Lessons from a Diamond

In October 2015 I traveled to a small island in the Gulf of Thailand to spend a month immersing myself in a Yoga Teacher Training. At the time I was engaged to my now husband, and I decided to leave my diamond ring at home where I knew it would be safe. As a replacement I wore a teal silicone ring. It was sturdy, flexible and inexpensive. It held very little value, both intrinsically and emotionally. Unlike my diamond ring, I was not afraid of losing it.

I learned through my training and through reading some of the most important texts from ancient India a completely new ideology about my life on this Earth. I have never gravitated towards or been attracted to religion in the traditional sense, but the practice of yoga opened new doors for me spiritually. Through further study into the history and philosophy of yoga I was introduced to the concept of maya, which means "illusion” in Sanskrit. The illusion is that we falsely identify with our minds and the physical world that we perceive through our senses. We become attached to objects, people and our identity, which are ultimately ego-based. This is why we feel upset or saddened when you lose something or have something taken away. It is also why we tend to cling to the past and worry about the future. It is why we are constantly seeking to have more money and possessions and also why we place so much value on our social and economic statuses, level of education and career paths. But do the things you own and the names you call yourself truly define you? Do your thoughts define you? Stripped away of those, how would you identify yourself? This is the illusion.

We forget that the reality we experience is temporary. Our own bodies are temporary. We refer to certain objects or people as “mine” or “yours”, and then because we have a sense of possession we set ourselves up for disappointment and suffering when our temporary conditions change. Everything you think you own is temporary….so are is anything really yours? In the same sense, our emotions are also temporary, yet we often allow them to consume us.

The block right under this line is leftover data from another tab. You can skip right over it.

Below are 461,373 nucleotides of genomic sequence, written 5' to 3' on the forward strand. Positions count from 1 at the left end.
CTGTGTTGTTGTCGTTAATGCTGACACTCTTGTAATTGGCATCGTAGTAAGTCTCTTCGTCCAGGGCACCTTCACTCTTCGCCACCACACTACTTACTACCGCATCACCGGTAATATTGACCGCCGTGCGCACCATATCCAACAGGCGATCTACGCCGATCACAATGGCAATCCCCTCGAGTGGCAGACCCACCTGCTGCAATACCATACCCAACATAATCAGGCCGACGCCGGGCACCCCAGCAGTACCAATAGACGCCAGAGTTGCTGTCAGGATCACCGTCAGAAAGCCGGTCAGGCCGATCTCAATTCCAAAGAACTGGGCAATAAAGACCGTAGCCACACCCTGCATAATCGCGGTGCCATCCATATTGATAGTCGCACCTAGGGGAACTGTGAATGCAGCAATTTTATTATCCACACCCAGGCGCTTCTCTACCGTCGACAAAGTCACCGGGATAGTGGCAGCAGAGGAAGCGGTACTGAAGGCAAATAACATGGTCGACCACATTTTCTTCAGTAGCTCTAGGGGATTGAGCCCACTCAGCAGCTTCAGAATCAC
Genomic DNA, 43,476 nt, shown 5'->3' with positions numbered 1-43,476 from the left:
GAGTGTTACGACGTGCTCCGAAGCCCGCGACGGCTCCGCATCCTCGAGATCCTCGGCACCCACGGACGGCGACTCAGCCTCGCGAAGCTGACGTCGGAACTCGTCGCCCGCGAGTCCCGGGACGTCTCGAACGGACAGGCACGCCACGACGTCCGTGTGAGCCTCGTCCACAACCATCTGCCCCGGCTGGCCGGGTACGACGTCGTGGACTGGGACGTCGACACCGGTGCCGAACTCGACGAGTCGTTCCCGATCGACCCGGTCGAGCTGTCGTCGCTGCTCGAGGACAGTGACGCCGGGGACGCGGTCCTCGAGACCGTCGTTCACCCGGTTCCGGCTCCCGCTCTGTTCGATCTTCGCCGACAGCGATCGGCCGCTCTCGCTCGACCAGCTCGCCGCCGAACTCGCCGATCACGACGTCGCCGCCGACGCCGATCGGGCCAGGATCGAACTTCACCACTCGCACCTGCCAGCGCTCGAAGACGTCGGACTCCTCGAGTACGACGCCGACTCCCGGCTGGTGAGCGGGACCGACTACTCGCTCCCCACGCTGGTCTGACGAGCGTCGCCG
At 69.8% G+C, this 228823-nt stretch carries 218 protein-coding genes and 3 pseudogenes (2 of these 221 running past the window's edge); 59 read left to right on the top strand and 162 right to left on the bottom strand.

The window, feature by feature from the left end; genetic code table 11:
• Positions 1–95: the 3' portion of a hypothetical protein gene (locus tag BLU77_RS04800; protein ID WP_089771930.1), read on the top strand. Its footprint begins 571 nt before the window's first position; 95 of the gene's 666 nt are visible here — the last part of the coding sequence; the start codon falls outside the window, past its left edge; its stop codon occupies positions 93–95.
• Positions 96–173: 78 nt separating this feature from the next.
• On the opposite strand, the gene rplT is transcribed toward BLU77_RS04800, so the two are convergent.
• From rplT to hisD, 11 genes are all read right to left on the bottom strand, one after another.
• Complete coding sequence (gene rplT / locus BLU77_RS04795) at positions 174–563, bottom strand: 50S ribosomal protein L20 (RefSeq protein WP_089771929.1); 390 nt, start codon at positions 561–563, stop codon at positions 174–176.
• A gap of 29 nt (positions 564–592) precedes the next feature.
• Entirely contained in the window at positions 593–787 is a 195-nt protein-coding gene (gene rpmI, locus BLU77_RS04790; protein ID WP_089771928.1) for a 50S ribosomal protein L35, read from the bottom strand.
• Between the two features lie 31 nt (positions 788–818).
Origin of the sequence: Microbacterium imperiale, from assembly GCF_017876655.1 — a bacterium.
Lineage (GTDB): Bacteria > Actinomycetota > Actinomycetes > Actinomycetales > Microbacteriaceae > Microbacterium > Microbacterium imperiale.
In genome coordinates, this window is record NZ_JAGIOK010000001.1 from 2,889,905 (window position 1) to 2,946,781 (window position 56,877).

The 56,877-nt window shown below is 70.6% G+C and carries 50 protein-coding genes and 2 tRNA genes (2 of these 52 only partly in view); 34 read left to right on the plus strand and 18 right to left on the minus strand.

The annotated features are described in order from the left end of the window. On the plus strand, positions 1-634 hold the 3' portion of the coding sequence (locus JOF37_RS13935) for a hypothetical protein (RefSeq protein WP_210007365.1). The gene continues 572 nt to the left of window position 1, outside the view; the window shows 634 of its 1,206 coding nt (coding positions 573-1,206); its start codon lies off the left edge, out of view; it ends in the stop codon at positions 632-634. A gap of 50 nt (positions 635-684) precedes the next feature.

It is through Yoga that I learned concept of vairagya or non-attachment. Vairagya comes from an understanding that your True self is never-changing. It is the mind and its emotions that are constantly shifting. It is our bodies that experience pain and sensation. If this is difficult to comprehend, an easy way to begin understanding is to pay attention to the thoughts in your mind. Notice how you are able to observe your own thoughts. Who is doing the observing? Who is aware of these thoughts? This awareness allows you to separate yourself from your emotions. You still experience emotions, but you no longer identify yourself with them. This profound understanding creates a deeply rooted sense of peace from within, which in turn leads you to the practice of non-attachment. When you are not attached to outcomes, objects, people or other temporary conditions you free yourself of unnecessary discomfort and sadness. You learn to live in the present moment without being distracted by your past experiences or worries of the future. However, this is much easier said than done.

These ideas resonated with me, and I immediately began practicing more self-awareness, observing my emotions rather than allowing myself to get caught up in them. As we prepared to move we got rid of over half of our possessions, and I donated over half of my wardrobe. Childhood toys and clothing that I had kept for sentimental reasons I finally decided to part with. Clothes I hadn’t worn in well over a year I chose to give away. I thought I had internalized the practice of non-attachment and understood it on a deeper level, but I was about to be taught a much bigger lesson.